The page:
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Howard teacher salaries, staff shortages tackled in meeting

With sweeping state education reform passed earlier this year, the Howard County Council and county Board of Education met Monday to discuss teacher salary increases and other budget issues related to the new mandates.

Also during the meeting at Board of Education headquarters, the council and school board discussed chronic staffing problems in numerous public school positions in the wake of the coronavirus pandemic.

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The new multi-billion-dollar Blueprint for Maryland’s Future school reform legislation was based on recommendations from the Commission on Innovation and Excellence in Education, also known as the Kirwan Commission, named for former University System of Maryland chancellor William E. Kirwan, who led the crafting of the framework. It is slated to create significant changes to the state’s funding formula to local public schools.

The plan has five components focusing on early childhood education, high quality and diverse teachers and leaders, college and career readiness, resources to ensure all students are successful, and governance and accountability.

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Through its high quality and diverse teachers and leaders component, the law requires each local school board to implement a career ladder by July 1, 2024 that will include teacher salary increases. The Blueprint mandates that by July 1, 2026, the minimum teacher salary in Maryland will be $60,000.

Schools Superintendent Michael Martirano said during the meeting that increasing teacher salaries to levels specified in the law would involve “an incredible financial lift.” He said the school board has begun negotiations with collective bargaining units to determine how those increases will be accomplished.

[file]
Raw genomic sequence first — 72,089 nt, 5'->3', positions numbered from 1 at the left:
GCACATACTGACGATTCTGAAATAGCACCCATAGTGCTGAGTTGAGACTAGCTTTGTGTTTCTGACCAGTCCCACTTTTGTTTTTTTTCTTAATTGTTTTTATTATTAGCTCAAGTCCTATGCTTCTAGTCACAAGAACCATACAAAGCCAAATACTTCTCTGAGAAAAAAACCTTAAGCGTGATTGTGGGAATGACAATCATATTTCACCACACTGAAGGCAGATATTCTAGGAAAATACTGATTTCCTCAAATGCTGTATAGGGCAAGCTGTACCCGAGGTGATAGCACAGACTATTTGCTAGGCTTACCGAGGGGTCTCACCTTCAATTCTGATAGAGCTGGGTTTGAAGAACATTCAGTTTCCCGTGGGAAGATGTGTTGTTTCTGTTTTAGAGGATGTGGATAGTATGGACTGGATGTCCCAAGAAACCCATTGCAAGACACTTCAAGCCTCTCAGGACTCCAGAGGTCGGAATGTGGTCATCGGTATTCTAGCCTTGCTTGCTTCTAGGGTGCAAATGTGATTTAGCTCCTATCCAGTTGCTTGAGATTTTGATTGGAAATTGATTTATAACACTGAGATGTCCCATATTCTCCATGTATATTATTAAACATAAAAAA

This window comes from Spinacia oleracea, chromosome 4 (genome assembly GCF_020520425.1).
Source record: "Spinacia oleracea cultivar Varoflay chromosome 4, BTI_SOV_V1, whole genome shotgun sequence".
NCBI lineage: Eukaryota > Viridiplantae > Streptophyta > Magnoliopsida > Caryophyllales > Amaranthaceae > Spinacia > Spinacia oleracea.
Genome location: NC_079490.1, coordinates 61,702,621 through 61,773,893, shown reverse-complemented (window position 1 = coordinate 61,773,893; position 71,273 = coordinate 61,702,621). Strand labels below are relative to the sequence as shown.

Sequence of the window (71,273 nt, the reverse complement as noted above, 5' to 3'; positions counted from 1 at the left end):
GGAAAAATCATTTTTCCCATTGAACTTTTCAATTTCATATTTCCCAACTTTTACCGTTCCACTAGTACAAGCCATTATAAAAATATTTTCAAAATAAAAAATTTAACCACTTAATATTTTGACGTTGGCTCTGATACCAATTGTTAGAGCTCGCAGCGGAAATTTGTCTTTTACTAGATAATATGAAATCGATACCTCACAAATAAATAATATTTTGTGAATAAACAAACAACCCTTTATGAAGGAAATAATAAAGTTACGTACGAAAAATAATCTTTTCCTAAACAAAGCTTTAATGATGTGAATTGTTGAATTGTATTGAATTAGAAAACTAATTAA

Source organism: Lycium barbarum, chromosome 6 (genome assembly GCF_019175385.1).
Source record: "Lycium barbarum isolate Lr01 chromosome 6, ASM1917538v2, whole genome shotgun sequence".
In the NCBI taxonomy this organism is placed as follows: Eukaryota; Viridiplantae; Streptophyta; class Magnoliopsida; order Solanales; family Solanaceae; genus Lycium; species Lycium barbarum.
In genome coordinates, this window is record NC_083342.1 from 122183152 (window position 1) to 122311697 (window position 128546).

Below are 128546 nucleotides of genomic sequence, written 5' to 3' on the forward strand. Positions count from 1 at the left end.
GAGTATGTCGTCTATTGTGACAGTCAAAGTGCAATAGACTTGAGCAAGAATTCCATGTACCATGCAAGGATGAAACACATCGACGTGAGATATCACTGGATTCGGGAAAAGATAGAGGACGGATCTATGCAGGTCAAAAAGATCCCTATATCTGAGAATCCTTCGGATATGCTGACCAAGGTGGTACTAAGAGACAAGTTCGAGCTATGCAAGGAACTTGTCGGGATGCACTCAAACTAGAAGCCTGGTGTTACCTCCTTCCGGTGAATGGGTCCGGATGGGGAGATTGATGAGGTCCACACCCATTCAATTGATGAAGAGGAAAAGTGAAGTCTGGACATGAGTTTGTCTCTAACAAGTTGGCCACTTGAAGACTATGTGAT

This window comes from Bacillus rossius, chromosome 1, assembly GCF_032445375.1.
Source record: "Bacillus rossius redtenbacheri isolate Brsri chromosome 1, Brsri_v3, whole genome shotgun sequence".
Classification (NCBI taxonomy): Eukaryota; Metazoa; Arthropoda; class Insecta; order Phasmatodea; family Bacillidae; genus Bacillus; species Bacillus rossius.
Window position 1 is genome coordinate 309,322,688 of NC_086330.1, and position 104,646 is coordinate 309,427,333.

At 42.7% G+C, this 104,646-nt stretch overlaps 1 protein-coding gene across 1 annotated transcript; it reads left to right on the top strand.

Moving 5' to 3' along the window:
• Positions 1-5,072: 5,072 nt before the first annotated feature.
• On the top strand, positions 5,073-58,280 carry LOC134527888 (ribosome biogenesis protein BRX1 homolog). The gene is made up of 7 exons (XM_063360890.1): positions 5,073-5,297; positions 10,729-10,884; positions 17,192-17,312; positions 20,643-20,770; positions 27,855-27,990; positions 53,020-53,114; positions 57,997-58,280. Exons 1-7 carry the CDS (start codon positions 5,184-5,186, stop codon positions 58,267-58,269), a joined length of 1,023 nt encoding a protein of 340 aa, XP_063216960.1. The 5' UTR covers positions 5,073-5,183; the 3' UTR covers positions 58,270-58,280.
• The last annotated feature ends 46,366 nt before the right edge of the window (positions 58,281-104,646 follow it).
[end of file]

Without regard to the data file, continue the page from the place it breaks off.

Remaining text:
Standards for all local districts will be distributed by the state by Feb. 15. Local boards must then submit their implementation plans to the state’s Accountability and Implementation Board by June 15. New funding formulas and programs related to the Blueprint begin July 1.

Staffing continues to be problematic in Howard schools. Four nurses resigned last week due to challenges associated with their work, Martirano said, and since the start of the current school year, shortages have existed in positions for bus drivers, custodians, food service, health assistants, nurses, paraeducators, recess monitors, teachers and student assistants.

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As of Dec. 8, the school system had 91 bus driver vacancies, 48 food and nutrition vacancies, 47 teacher vacancies, 38 paraeducator vacancies, 24 special education teacher vacancies, seven nurse vacancies and three health assistant vacancies.

Substitute teacher vacancies also were discussed. Officials said that administrators, paraeducators, teachers and central office staff have been called on to provide substitute teacher coverage at schools.

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